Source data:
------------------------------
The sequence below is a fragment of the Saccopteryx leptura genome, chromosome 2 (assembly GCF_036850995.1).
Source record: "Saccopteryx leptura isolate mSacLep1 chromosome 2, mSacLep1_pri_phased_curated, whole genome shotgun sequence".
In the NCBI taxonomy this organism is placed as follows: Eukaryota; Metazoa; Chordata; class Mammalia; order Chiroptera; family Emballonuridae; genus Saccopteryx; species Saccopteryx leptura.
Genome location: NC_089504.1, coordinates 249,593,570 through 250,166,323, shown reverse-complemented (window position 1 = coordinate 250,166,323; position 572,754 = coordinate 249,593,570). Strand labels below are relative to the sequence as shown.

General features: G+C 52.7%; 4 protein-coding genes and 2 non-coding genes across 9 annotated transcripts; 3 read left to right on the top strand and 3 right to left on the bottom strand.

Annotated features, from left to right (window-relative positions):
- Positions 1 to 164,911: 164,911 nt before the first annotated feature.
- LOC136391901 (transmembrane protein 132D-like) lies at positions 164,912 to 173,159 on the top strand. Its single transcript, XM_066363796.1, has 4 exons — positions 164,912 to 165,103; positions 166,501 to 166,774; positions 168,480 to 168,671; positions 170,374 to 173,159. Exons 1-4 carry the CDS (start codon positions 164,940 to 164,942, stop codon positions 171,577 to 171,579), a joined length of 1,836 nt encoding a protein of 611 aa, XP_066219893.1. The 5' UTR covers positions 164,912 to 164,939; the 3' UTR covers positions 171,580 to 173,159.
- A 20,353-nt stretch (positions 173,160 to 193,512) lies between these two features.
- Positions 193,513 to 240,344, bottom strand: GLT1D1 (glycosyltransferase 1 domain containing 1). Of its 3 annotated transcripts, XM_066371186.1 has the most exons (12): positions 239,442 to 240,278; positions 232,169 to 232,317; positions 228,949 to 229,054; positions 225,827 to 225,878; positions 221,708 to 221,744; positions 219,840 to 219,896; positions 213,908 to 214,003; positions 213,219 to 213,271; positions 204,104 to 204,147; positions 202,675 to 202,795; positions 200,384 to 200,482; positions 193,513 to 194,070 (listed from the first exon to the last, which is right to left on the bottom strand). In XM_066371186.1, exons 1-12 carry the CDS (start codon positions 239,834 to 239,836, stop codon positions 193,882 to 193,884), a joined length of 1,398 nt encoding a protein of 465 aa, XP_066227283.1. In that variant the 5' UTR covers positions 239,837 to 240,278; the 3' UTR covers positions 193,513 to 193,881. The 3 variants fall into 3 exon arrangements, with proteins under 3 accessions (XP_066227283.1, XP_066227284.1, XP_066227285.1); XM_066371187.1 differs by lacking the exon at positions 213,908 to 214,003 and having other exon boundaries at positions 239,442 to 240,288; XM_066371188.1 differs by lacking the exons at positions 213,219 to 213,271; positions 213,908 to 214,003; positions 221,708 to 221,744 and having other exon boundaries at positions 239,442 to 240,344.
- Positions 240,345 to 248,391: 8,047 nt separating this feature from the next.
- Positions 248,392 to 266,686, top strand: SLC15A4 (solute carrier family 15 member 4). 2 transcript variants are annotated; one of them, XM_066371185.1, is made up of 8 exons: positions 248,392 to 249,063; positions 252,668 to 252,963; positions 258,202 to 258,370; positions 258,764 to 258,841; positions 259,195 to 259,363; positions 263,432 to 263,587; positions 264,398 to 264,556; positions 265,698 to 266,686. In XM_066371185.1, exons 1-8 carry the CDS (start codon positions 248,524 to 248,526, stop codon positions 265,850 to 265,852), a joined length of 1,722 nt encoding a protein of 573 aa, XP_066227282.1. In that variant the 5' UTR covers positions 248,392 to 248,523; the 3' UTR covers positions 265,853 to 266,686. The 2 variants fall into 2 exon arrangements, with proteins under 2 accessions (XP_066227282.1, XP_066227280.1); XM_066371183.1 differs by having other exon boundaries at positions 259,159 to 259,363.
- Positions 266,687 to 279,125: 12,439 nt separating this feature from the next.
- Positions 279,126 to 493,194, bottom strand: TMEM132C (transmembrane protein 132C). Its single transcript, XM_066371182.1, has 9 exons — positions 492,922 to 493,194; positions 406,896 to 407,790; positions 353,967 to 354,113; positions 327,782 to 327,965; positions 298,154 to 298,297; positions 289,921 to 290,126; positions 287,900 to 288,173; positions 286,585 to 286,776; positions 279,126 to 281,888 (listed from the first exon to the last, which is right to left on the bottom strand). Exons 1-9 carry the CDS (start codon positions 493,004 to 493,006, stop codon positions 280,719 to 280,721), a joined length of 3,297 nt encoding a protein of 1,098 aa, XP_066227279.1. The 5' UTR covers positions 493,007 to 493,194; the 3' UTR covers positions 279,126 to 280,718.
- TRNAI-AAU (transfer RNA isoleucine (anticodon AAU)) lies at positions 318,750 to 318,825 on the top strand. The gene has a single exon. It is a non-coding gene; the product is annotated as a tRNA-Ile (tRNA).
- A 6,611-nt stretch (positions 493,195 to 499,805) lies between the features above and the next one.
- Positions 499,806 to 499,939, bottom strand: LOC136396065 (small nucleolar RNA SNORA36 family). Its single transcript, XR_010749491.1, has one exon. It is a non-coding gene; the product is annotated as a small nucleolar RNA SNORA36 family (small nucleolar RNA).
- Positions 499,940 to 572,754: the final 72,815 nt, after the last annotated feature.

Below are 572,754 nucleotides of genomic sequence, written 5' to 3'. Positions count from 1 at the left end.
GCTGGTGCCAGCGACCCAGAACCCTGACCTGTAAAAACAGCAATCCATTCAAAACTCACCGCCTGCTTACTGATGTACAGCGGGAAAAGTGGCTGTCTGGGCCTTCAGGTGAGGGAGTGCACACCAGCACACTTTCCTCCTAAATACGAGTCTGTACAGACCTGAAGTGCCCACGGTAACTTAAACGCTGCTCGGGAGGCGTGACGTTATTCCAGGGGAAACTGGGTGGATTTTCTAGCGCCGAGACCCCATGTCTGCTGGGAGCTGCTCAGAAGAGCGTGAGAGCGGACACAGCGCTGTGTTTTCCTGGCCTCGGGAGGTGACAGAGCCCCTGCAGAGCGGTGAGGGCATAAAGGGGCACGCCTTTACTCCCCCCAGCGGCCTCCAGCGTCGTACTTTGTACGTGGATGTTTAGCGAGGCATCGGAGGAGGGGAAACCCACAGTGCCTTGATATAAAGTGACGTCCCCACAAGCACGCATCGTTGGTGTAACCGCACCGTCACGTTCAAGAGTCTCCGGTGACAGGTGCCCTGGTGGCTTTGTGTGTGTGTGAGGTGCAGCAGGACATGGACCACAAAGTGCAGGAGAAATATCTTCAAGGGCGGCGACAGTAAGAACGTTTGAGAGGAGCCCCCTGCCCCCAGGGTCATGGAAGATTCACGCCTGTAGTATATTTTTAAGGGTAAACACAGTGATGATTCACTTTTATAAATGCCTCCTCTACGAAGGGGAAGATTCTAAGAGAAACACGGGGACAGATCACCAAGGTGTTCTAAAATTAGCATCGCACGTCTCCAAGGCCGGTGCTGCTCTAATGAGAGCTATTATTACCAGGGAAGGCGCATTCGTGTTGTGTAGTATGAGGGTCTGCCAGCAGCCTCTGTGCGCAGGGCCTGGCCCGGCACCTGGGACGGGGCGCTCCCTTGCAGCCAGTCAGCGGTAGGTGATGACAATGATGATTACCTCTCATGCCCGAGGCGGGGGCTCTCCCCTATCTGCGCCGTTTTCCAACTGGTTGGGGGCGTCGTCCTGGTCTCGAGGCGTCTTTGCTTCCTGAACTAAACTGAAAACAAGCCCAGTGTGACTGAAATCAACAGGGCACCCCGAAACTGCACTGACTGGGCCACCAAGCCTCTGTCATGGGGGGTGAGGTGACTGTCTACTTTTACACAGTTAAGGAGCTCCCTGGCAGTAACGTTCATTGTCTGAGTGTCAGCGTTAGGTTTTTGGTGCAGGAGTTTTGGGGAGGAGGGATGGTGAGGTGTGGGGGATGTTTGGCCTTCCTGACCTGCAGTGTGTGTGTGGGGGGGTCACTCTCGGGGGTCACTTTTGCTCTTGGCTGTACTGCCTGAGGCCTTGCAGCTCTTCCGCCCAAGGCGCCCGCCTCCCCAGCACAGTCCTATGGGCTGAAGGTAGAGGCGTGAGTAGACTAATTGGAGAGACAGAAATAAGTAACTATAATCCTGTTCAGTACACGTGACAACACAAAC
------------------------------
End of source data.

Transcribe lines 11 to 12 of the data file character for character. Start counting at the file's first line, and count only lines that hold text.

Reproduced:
- Positions 240,345 to 248,391: 8,047 nt separating this feature from the next.
- Positions 248,392 to 266,686, top strand: SLC15A4 (solute carrier family 15 member 4). 2 transcript variants are annotated; one of them, XM_066371185.1, is made up of 8 exons: positions 248,392 to 249,063; positions 252,668 to 252,963; positions 258,202 to 258,370; positions 258,764 to 258,841; positions 259,195 to 259,363; positions 263,432 to 263,587; positions 264,398 to 264,556; positions 265,698 to 266,686. In XM_066371185.1, exons 1-8 carry the CDS (start codon positions 248,524 to 248,526, stop codon positions 265,850 to 265,852), a joined length of 1,722 nt encoding a protein of 573 aa, XP_066227282.1. In that variant the 5' UTR covers positions 248,392 to 248,523; the 3' UTR covers positions 265,853 to 266,686. The 2 variants fall into 2 exon arrangements, with proteins under 2 accessions (XP_066227282.1, XP_066227280.1); XM_066371183.1 differs by having other exon boundaries at positions 259,159 to 259,363.